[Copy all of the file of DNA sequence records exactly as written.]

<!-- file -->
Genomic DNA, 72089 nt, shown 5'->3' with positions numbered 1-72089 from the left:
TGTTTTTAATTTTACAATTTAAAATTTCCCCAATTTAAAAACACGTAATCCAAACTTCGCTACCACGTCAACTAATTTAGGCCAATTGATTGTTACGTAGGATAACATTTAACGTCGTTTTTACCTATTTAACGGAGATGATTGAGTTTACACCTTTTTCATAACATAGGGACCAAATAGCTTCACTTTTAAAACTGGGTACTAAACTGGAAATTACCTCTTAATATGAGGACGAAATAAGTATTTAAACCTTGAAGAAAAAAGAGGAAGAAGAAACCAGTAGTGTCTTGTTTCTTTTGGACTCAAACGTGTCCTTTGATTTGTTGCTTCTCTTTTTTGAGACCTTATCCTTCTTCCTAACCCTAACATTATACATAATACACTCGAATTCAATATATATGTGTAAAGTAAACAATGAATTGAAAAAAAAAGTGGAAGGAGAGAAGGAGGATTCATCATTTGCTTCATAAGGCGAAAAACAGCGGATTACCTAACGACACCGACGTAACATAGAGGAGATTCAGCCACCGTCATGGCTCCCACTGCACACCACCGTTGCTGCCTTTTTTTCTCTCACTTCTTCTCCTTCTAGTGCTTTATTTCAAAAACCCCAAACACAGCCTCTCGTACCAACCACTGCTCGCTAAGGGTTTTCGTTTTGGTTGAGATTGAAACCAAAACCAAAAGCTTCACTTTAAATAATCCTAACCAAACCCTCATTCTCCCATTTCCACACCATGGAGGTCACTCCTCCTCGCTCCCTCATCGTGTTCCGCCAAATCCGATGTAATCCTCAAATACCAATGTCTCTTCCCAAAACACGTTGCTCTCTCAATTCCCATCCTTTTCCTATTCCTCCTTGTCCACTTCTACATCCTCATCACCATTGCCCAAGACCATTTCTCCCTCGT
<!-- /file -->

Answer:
Genomic DNA, 72089 nt, shown 5'->3' with positions numbered 1-72089 from the left:
TGTTTTTAATTTTACAATTTAAAATTTCCCCAATTTAAAAACACGTAATCCAAACTTCGCTACCACGTCAACTAATTTAGGCCAATTGATTGTTACGTAGGATAACATTTAACGTCGTTTTTACCTATTTAACGGAGATGATTGAGTTTACACCTTTTTCATAACATAGGGACCAAATAGCTTCACTTTTAAAACTGGGTACTAAACTGGAAATTACCTCTTAATATGAGGACGAAATAAGTATTTAAACCTTGAAGAAAAAAGAGGAAGAAGAAACCAGTAGTGTCTTGTTTCTTTTGGACTCAAACGTGTCCTTTGATTTGTTGCTTCTCTTTTTTGAGACCTTATCCTTCTTCCTAACCCTAACATTATACATAATACACTCGAATTCAATATATATGTGTAAAGTAAACAATGAATTGAAAAAAAAAGTGGAAGGAGAGAAGGAGGATTCATCATTTGCTTCATAAGGCGAAAAACAGCGGATTACCTAACGACACCGACGTAACATAGAGGAGATTCAGCCACCGTCATGGCTCCCACTGCACACCACCGTTGCTGCCTTTTTTTCTCTCACTTCTTCTCCTTCTAGTGCTTTATTTCAAAAACCCCAAACACAGCCTCTCGTACCAACCACTGCTCGCTAAGGGTTTTCGTTTTGGTTGAGATTGAAACCAAAACCAAAAGCTTCACTTTAAATAATCCTAACCAAACCCTCATTCTCCCATTTCCACACCATGGAGGTCACTCCTCCTCGCTCCCTCATCGTGTTCCGCCAAATCCGATGTAATCCTCAAATACCAATGTCTCTTCCCAAAACACGTTGCTCTCTCAATTCCCATCCTTTTCCTATTCCTCCTTGTCCACTTCTACATCCTCATCACCATTGCCCAAGACCATTTCTCCCTCGT